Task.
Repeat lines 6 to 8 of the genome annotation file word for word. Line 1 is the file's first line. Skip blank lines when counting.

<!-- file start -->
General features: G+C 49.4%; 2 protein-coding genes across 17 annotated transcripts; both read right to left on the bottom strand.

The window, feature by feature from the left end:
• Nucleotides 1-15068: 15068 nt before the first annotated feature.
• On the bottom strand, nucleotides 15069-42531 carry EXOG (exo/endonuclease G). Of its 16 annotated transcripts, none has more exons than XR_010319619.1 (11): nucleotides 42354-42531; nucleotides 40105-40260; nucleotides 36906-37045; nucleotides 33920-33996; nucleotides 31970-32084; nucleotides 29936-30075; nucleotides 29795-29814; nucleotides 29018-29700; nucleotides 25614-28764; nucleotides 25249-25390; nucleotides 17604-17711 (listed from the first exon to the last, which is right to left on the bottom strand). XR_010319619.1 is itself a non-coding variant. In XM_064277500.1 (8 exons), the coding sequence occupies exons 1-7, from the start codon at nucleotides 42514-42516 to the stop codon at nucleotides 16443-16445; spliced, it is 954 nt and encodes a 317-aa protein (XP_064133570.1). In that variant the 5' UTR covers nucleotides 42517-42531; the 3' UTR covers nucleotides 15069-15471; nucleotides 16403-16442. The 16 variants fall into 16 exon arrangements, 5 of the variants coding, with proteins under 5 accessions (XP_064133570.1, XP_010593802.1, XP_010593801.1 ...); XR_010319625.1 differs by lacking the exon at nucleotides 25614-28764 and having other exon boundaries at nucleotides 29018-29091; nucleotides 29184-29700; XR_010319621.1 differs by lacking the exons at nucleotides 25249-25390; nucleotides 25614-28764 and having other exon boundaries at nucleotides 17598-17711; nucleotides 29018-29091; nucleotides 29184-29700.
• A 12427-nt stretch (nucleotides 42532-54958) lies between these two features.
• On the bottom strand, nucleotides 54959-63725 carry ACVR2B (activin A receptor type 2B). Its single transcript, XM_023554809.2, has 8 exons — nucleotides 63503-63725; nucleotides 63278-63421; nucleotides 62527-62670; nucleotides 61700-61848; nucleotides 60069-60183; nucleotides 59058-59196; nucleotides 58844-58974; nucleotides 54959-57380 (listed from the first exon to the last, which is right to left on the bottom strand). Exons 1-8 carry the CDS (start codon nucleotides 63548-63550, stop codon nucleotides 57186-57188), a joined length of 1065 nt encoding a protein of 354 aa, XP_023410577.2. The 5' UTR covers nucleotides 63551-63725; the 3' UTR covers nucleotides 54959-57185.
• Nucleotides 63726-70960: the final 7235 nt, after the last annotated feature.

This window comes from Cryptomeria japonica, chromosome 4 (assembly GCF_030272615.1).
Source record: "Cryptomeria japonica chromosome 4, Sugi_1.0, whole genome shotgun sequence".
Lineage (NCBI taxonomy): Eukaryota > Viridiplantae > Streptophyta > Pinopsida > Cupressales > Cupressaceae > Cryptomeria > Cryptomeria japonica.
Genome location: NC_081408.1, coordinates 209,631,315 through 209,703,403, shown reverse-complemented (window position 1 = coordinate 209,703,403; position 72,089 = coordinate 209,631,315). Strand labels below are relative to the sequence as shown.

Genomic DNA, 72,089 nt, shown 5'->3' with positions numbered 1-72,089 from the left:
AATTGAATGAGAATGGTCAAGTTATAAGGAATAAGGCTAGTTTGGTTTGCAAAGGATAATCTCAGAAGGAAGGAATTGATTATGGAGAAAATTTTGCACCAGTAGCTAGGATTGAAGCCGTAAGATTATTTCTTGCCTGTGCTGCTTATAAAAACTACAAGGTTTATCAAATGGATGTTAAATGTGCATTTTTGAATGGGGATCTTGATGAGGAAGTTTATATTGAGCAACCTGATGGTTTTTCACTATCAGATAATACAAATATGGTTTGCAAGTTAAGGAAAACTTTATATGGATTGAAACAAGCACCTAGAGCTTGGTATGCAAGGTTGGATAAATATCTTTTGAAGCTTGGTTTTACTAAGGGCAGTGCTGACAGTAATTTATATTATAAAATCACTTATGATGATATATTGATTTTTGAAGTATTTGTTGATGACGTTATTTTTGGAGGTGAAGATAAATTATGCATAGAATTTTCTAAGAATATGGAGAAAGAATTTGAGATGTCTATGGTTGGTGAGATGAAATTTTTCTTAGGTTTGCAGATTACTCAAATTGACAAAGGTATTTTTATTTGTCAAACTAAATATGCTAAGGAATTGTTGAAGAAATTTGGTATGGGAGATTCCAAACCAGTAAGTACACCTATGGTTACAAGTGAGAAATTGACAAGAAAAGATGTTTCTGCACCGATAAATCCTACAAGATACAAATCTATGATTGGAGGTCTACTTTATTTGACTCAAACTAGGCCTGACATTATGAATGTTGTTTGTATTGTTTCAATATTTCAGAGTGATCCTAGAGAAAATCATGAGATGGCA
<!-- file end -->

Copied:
• On the bottom strand, nucleotides 54959-63725 carry ACVR2B (activin A receptor type 2B). Its single transcript, XM_023554809.2, has 8 exons — nucleotides 63503-63725; nucleotides 63278-63421; nucleotides 62527-62670; nucleotides 61700-61848; nucleotides 60069-60183; nucleotides 59058-59196; nucleotides 58844-58974; nucleotides 54959-57380 (listed from the first exon to the last, which is right to left on the bottom strand). Exons 1-8 carry the CDS (start codon nucleotides 63548-63550, stop codon nucleotides 57186-57188), a joined length of 1065 nt encoding a protein of 354 aa, XP_023410577.2. The 5' UTR covers nucleotides 63551-63725; the 3' UTR covers nucleotides 54959-57185.
• Nucleotides 63726-70960: the final 7235 nt, after the last annotated feature.

This window comes from Cryptomeria japonica, chromosome 4 (assembly GCF_030272615.1).